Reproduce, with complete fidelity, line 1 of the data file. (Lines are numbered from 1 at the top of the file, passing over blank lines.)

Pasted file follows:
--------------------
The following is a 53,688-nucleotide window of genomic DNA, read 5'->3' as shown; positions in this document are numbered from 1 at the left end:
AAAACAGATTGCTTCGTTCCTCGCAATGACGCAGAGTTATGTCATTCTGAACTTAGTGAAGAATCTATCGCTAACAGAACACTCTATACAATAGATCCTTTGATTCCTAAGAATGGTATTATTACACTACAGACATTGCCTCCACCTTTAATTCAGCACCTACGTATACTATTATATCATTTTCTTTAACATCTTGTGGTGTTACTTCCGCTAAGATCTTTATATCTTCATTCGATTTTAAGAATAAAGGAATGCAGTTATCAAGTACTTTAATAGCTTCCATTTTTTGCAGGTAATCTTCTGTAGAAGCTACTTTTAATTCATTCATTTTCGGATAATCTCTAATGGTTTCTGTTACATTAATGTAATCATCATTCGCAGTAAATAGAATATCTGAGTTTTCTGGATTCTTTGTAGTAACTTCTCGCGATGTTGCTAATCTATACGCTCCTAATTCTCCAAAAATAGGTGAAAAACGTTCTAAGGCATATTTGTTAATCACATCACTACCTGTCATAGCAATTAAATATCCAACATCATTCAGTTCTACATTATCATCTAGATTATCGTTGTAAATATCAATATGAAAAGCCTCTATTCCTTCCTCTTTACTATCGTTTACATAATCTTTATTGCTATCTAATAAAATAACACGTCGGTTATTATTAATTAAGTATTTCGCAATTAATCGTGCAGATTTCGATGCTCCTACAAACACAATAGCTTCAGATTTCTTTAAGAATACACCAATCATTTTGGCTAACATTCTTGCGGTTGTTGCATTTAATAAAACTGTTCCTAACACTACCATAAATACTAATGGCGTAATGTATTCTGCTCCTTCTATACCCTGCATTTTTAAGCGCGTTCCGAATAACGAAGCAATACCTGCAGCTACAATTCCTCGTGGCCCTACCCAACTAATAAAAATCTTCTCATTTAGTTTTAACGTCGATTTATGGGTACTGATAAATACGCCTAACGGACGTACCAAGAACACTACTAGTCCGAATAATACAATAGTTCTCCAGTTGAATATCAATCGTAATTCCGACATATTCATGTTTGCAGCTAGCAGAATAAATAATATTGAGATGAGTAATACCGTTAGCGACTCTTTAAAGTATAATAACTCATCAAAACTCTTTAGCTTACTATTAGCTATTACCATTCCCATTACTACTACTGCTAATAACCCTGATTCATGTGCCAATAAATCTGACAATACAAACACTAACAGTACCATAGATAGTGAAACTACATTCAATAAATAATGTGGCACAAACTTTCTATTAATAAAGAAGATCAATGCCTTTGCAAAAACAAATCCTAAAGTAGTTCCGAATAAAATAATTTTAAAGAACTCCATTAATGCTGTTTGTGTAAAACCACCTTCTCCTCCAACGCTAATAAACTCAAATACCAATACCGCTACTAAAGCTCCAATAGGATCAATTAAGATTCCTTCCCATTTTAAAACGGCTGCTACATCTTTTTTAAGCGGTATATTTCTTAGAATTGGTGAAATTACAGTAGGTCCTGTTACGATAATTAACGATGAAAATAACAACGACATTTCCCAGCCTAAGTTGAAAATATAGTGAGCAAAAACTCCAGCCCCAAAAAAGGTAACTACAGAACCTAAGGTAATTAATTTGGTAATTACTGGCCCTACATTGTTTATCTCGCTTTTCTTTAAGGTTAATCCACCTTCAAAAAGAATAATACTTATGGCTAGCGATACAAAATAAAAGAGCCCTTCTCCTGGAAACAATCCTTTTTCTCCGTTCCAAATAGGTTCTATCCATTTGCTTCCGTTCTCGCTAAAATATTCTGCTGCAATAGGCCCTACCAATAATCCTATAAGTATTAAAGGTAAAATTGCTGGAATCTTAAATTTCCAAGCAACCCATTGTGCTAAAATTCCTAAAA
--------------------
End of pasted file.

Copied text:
The following is a 53,688-nucleotide window of genomic DNA, read 5'->3' as shown; positions in this document are numbered from 1 at the left end: